Danger flirts with handheld market

The start-up's Hiptop device, designed for making phone calls, surfing the Web and sending e-mail, is set for a July debut. The challenges, however, are many.

Richard Shim Staff Writer, CNET News.com
Richard Shim
writes about gadgets big and small.
Richard Shim
6 min read
Toward the end of May, Andy Rubin and Joe Britt, two of the three founders behind start-up Danger, had come face to face with their latest problem. A magnet.

Handhelds: Danger ahead?
Danger's Andy Rubin and Joe Britt
hope to turn the wireless market on its ear.

At Danger's Palo Alto, Calif., headquarters, Chief Executive Rubin and Chief Technology Officer Britt were looking over the latest batch of cases for the company's Hiptop, a portable device for making cell phone calls, surfing the Web and sending e-mails that will cost around $200, less than competing products.

But as Rubin slid his Hiptop device snugly into its black leather case and flipped down the cover, the magnetic snap meant to secure the cover also changed the device's power setting. Oops.

Like other companies trying to popularize devices that combine phone, e-mail and organizer--businesses such as Palm, Handspring and Research In Motion--Danger has faced its share of blips and setbacks. The frustrating part for these businesses is that not all the problems are as easy to fix as the magnetic snap mix-up. Some, in fact, lie beyond reach.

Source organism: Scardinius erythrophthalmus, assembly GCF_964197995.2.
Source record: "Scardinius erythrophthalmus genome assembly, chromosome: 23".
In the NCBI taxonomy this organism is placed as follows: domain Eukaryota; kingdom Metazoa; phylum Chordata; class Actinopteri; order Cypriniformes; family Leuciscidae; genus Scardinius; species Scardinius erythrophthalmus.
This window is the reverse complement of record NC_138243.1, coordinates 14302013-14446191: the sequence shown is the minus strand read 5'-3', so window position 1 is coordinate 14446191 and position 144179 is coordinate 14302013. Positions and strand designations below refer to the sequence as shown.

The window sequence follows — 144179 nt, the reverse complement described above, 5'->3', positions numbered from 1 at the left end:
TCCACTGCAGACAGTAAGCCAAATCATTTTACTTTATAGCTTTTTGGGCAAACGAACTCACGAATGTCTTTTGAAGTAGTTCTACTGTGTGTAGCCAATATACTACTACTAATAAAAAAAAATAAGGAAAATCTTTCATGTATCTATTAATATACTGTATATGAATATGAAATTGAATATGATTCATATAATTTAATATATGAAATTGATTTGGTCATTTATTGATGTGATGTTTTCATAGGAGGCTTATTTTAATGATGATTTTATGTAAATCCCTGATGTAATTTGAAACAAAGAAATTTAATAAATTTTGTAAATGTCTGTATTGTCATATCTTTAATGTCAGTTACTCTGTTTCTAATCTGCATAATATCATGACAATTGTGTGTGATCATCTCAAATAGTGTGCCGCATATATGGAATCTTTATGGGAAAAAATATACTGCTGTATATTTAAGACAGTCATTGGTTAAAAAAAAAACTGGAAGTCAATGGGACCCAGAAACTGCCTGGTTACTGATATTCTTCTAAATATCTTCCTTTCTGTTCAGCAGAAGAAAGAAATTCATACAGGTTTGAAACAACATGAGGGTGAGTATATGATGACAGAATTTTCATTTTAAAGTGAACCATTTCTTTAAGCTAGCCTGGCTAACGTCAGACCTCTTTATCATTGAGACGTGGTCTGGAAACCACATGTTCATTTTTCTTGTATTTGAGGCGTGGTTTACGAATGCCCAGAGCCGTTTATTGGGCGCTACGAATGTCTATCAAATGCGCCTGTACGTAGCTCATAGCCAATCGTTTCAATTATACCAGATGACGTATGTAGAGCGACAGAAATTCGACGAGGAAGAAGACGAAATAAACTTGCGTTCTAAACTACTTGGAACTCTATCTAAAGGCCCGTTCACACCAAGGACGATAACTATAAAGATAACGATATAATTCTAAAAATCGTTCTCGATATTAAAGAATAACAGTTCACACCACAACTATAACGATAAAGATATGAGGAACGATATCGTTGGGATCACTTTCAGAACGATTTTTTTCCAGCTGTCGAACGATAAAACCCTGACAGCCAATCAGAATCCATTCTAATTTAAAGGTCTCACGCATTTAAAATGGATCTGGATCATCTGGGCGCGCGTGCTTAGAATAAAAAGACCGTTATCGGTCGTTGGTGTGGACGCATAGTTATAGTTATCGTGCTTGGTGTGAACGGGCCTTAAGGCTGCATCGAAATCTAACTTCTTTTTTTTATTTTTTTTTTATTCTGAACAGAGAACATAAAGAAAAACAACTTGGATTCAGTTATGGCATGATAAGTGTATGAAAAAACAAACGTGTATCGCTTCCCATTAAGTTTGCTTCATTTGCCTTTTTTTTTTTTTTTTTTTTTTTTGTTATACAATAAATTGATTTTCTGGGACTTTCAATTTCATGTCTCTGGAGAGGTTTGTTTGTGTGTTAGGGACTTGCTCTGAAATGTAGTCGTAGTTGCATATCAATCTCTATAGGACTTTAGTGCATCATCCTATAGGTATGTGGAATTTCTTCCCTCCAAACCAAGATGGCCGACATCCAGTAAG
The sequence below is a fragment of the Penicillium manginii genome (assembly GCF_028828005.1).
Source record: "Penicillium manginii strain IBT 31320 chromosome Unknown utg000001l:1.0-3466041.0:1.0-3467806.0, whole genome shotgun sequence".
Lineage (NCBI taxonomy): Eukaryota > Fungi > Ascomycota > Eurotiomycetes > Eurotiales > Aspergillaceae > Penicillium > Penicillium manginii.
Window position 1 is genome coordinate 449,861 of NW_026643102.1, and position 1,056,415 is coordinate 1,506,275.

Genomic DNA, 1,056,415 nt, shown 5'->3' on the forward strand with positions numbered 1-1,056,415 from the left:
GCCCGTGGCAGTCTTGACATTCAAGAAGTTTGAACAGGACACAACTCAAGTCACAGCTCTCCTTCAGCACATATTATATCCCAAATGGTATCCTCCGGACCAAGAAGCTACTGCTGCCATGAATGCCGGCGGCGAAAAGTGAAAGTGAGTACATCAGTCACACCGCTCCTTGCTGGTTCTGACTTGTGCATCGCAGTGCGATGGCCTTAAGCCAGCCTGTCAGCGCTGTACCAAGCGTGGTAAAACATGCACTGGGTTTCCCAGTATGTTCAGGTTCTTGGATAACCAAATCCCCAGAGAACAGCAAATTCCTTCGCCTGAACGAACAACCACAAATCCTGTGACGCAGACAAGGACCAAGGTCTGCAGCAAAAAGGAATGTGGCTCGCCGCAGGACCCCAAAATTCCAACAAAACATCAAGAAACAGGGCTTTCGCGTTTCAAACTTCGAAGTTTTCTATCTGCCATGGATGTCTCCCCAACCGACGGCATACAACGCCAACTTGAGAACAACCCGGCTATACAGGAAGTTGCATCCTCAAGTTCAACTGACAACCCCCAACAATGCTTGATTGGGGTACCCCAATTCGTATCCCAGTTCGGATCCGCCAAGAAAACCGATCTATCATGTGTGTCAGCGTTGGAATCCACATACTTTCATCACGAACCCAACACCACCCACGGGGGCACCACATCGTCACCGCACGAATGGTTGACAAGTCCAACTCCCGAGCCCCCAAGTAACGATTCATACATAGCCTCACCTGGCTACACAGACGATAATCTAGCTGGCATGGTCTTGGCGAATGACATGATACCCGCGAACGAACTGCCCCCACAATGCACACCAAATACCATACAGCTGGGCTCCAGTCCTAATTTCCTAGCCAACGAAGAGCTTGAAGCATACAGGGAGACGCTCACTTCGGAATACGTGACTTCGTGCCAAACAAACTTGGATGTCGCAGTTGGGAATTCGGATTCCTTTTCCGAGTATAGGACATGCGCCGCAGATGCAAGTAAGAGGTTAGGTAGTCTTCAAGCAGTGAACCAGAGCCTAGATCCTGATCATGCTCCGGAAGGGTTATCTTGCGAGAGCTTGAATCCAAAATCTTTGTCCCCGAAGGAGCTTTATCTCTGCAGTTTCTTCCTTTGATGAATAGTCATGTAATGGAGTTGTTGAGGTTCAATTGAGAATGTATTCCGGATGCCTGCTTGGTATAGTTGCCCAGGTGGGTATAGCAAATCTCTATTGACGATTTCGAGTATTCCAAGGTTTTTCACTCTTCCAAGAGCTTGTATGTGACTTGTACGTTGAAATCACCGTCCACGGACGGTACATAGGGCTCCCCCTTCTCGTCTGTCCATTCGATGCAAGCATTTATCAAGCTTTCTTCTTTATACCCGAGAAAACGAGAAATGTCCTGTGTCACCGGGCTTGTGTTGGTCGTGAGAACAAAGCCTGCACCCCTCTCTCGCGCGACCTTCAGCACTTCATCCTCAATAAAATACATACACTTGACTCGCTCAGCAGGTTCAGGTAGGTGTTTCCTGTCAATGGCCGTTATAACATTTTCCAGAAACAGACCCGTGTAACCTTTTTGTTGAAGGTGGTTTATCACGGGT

"Much of what will determine the success of Danger and its device is outside of their control," said William Crawford, an analyst with Wall Street brokerage U.S. Bancorp Piper Jaffray.

Danger's fate, like that of its rivals, is tied to the reception it gets from its customers, wireless network carriers, who are receiving competing pitches from all these players.

Danger has taken a different approach than its competitors, though, which could give it a leg up. Instead of selling a device under its own name, Danger is working closely with wireless carriers to develop fleets of inexpensive devices and services based on Danger's technology but sold under the carrier's name.

The company expects to deliver the Hiptop in late July, Rubin said in a recent interview. Danger has twice pushed back the ship date for the device. In early April, the Federal Communications Commission gave its approval to start selling the gadget in the United States, and Danger is in trials with VoiceStream and other carriers, making it likely that Rubin's ship date will stick.

But once the device starts shipping, Danger will have to turn to the network-related issues, not the least of which is the fact that the networks themselves have been slow to get up and running.